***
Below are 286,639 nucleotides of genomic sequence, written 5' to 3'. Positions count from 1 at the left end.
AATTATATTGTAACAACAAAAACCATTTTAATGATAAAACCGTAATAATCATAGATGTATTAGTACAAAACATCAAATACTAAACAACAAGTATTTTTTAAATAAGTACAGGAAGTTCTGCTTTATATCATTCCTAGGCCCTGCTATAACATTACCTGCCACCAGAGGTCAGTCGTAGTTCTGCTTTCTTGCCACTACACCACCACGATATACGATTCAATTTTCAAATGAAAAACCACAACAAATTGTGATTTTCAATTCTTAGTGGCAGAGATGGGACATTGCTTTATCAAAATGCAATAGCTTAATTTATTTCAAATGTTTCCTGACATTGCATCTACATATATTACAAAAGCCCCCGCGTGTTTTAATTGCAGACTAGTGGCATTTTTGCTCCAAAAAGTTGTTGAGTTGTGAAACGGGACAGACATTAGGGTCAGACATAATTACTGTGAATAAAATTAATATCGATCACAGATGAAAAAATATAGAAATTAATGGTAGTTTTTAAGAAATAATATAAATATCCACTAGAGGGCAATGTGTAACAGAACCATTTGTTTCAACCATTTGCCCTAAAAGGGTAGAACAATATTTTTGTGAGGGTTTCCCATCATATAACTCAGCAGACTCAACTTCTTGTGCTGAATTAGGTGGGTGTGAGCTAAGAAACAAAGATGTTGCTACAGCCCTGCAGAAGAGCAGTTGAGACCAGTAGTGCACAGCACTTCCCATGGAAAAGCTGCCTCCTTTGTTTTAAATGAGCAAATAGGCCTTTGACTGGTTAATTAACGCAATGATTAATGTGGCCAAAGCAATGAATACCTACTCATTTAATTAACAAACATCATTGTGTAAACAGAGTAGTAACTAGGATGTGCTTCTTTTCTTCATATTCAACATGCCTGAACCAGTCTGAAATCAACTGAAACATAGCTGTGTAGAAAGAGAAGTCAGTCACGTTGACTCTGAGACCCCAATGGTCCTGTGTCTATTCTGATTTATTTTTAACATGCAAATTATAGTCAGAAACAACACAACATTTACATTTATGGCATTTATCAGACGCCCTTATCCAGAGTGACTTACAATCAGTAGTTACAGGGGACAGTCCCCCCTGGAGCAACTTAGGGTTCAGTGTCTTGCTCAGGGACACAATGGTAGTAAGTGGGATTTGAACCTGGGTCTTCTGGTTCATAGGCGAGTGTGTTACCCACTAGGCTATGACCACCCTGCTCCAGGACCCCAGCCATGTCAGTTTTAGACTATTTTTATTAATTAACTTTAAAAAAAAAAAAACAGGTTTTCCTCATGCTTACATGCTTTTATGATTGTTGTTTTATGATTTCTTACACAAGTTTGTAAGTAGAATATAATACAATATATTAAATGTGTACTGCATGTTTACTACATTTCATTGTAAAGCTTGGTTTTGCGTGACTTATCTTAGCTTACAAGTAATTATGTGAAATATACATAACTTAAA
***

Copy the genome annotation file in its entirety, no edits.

Below are 286,639 nucleotides of genomic sequence, written 5' to 3'. Positions count from 1 at the left end.
AATTATATTGTAACAACAAAAACCATTTTAATGATAAAACCGTAATAATCATAGATGTATTAGTACAAAACATCAAATACTAAACAACAAGTATTTTTTAAATAAGTACAGGAAGTTCTGCTTTATATCATTCCTAGGCCCTGCTATAACATTACCTGCCACCAGAGGTCAGTCGTAGTTCTGCTTTCTTGCCACTACACCACCACGATATACGATTCAATTTTCAAATGAAAAACCACAACAAATTGTGATTTTCAATTCTTAGTGGCAGAGATGGGACATTGCTTTATCAAAATGCAATAGCTTAATTTATTTCAAATGTTTCCTGACATTGCATCTACATATATTACAAAAGCCCCCGCGTGTTTTAATTGCAGACTAGTGGCATTTTTGCTCCAAAAAGTTGTTGAGTTGTGAAACGGGACAGACATTAGGGTCAGACATAATTACTGTGAATAAAATTAATATCGATCACAGATGAAAAAATATAGAAATTAATGGTAGTTTTTAAGAAATAATATAAATATCCACTAGAGGGCAATGTGTAACAGAACCATTTGTTTCAACCATTTGCCCTAAAAGGGTAGAACAATATTTTTGTGAGGGTTTCCCATCATATAACTCAGCAGACTCAACTTCTTGTGCTGAATTAGGTGGGTGTGAGCTAAGAAACAAAGATGTTGCTACAGCCCTGCAGAAGAGCAGTTGAGACCAGTAGTGCACAGCACTTCCCATGGAAAAGCTGCCTCCTTTGTTTTAAATGAGCAAATAGGCCTTTGACTGGTTAATTAACGCAATGATTAATGTGGCCAAAGCAATGAATACCTACTCATTTAATTAACAAACATCATTGTGTAAACAGAGTAGTAACTAGGATGTGCTTCTTTTCTTCATATTCAACATGCCTGAACCAGTCTGAAATCAACTGAAACATAGCTGTGTAGAAAGAGAAGTCAGTCACGTTGACTCTGAGACCCCAATGGTCCTGTGTCTATTCTGATTTATTTTTAACATGCAAATTATAGTCAGAAACAACACAACATTTACATTTATGGCATTTATCAGACGCCCTTATCCAGAGTGACTTACAATCAGTAGTTACAGGGGACAGTCCCCCCTGGAGCAACTTAGGGTTCAGTGTCTTGCTCAGGGACACAATGGTAGTAAGTGGGATTTGAACCTGGGTCTTCTGGTTCATAGGCGAGTGTGTTACCCACTAGGCTATGACCACCCTGCTCCAGGACCCCAGCCATGTCAGTTTTAGACTATTTTTATTAATTAACTTTAAAAAAAAAAAAACAGGTTTTCCTCATGCTTACATGCTTTTATGATTGTTGTTTTATGATTTCTTACACAAGTTTGTAAGTAGAATATAATACAATATATTAAATGTGTACTGCATGTTTACTACATTTCATTGTAAAGCTTGGTTTTGCGTGACTTATCTTAGCTTACAAGTAATTATGTGAAATATACATAACTTAAA